What is the most powerful book you have ever read?
Books like this stay with us long after we have finished reading the last page because they engage our emotions. They might have made us laugh or cry. Perhaps they filled us with fear or hope.
It doesn’t matter what emotion they inspired; the important thing is that they made us feel something.
The power of emotions
Engaging the reader’s emotions is the key to leaving a lasting impression in any text. A great example of this can be found in Greenpeace’s current Rang-tan campaign:
This beautiful advertisement marks a departure from the more aggressive approach usually adopted by Greenpeace to shock people into action. However, the softer, emotional approach they have adopted in this instance is incredibly powerful. As a result, over a million people worldwide have felt compelled to sign the petition telling big brands to drop dirty palm oil.
As humans we are governed by our feelings and our own experiences which is why engaging the reader’s emotions has such impact. Essentially, if you want the reader to take action, you must show them how a topic or issue affects or relates to them personally. This is important throughout the text, but the conclusion is the last, and in some ways the most important, opportunity to achieve this.
How to engage the reader’s emotions
There are many devices professional writers use to engage the reader’s emotions, here are our top three:
- Ask a rhetorical question – this encourages the reader to think about how the topic or issue relates to them and their experiences. (I used this device in the introduction and conclusion to this post.)
- Paint a word picture – when we read a text, we build a picture in our head based on the words and our own experiences. (Think about the contrasting images conjured up in the Greenpeace advert by the words and the animation.)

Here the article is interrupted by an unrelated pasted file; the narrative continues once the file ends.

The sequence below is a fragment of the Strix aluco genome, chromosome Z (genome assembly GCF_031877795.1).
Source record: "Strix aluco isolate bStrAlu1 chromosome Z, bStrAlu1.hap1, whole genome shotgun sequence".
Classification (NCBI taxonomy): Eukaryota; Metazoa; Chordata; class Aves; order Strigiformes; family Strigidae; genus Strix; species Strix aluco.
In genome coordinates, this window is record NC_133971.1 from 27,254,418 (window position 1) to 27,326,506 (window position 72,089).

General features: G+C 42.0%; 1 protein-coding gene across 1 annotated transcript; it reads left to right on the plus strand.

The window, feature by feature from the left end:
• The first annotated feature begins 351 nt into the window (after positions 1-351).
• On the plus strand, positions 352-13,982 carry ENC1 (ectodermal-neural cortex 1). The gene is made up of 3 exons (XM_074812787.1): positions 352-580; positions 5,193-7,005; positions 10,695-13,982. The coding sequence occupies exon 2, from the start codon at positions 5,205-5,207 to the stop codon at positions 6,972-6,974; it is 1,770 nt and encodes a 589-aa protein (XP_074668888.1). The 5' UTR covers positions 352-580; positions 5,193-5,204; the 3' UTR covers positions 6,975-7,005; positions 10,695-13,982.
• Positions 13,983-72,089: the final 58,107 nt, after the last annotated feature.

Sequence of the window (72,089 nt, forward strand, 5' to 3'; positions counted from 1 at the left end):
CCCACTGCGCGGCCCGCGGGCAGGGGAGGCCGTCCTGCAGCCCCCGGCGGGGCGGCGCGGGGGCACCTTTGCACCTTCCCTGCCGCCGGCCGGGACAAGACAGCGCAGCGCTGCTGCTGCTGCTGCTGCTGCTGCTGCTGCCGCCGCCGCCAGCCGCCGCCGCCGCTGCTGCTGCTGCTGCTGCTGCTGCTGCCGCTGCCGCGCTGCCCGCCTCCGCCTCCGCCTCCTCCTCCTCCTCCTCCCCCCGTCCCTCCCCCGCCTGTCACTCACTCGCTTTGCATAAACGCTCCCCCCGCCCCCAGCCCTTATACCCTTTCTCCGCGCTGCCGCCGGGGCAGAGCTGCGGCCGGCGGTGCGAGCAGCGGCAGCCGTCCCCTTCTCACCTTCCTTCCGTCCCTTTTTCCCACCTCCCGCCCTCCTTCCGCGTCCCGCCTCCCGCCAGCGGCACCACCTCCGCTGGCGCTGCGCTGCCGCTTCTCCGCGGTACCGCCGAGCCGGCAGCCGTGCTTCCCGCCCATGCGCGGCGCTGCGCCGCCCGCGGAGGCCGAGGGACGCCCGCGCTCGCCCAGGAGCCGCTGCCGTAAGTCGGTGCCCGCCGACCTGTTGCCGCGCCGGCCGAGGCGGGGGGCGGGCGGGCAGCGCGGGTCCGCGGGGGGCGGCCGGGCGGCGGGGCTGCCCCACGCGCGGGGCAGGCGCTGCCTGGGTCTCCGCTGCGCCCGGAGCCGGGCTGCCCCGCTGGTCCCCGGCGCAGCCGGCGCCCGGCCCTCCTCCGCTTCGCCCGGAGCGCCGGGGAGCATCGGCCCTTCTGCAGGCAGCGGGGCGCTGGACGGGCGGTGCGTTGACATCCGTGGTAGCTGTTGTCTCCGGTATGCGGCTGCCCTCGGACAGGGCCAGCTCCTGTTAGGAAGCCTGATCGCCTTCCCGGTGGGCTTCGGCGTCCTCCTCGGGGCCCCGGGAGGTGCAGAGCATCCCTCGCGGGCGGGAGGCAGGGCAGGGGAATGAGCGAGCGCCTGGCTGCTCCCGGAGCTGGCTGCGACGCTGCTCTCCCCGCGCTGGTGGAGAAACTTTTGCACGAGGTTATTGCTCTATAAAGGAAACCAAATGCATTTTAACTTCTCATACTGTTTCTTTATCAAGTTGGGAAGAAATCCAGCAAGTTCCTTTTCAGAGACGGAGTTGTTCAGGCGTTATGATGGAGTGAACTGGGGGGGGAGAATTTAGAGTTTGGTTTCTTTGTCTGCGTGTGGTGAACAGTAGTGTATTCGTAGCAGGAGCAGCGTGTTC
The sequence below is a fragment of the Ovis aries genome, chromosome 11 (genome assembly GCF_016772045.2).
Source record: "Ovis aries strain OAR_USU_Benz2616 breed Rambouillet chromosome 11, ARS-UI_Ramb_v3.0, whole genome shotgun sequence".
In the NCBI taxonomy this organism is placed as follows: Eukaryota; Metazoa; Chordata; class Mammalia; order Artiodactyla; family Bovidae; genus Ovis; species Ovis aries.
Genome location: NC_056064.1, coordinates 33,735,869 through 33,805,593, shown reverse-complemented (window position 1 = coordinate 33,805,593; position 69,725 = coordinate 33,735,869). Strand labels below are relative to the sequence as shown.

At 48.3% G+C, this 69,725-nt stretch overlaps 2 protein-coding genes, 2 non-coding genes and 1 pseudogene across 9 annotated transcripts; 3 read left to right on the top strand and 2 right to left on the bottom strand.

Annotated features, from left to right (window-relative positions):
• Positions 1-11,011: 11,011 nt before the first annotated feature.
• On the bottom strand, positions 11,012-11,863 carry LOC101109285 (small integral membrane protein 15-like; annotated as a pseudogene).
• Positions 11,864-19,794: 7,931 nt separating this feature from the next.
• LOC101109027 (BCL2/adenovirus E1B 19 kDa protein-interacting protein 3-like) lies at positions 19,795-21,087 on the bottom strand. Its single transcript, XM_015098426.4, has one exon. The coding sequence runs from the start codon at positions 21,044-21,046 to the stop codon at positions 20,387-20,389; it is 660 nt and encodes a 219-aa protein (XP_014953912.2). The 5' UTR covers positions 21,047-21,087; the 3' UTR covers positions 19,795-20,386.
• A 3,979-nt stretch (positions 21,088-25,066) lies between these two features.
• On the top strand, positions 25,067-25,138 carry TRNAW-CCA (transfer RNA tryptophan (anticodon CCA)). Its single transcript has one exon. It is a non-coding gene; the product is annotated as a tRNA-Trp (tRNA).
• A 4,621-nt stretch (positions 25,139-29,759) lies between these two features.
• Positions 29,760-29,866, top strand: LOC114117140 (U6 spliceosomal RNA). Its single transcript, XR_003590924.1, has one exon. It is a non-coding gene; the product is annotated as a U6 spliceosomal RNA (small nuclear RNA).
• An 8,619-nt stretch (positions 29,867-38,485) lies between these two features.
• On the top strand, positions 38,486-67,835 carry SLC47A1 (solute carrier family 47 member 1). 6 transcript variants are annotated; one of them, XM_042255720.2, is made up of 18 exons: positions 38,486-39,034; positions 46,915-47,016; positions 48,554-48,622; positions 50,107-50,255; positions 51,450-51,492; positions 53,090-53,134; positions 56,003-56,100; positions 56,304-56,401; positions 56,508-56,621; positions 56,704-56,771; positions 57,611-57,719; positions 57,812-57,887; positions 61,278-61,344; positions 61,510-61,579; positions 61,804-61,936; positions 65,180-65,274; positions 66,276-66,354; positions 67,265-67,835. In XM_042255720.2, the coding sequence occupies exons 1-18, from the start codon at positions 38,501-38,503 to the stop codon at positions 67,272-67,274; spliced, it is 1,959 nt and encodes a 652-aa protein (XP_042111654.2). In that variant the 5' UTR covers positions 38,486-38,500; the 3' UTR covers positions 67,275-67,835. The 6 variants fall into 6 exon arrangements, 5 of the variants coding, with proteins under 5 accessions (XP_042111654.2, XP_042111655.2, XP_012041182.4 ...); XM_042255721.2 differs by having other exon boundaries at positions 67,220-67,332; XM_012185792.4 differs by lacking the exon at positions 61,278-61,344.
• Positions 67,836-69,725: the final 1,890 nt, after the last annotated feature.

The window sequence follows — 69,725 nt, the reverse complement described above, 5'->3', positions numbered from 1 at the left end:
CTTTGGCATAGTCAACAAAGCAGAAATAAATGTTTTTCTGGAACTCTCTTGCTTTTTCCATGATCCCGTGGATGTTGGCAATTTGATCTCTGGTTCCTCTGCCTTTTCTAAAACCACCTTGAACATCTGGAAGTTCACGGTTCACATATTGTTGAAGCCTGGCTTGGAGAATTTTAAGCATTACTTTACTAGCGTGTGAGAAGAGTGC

- Tell a story – stories help us to relate to the experiences of others. (In the ending below I tell you about my own experience and then relate it to yours.)
When I think about the most powerful book I have ever read, quite a few contenders immediately spring to mind. I’ve certainly cried under the covers and laughed out loud on a crowded train while lost in a great book. Imagine if your students writing had the same effect – how much more inviting would that stack of writing books look at the end of a long day in the classroom?
Step 7 Action Activity
As a class, watch this video about the making of the Greenpeace advertisement:
Discuss the thinking behind their decision to take an emotional approach in this campaign.
Ask students to form groups of 3–4 and choose a current environmental issue that they feel strongly about. Get the groups to make a list of the emotions that they feel when they think about their chosen issue. Now get them to brainstorm how they could use the following devices to make other people feel those same emotions:
- ask a rhetorical question
- paint a word picture
- tell a story.
Working individually, ask students to draft an ending to an advertisement or information report about their chosen issue using their favourite idea from the group brainstorm. Share some of the best examples with the class.
Looking for more? For more Seven Steps ideas and inspiration, join the Seven Steps Online Members Facebook Group.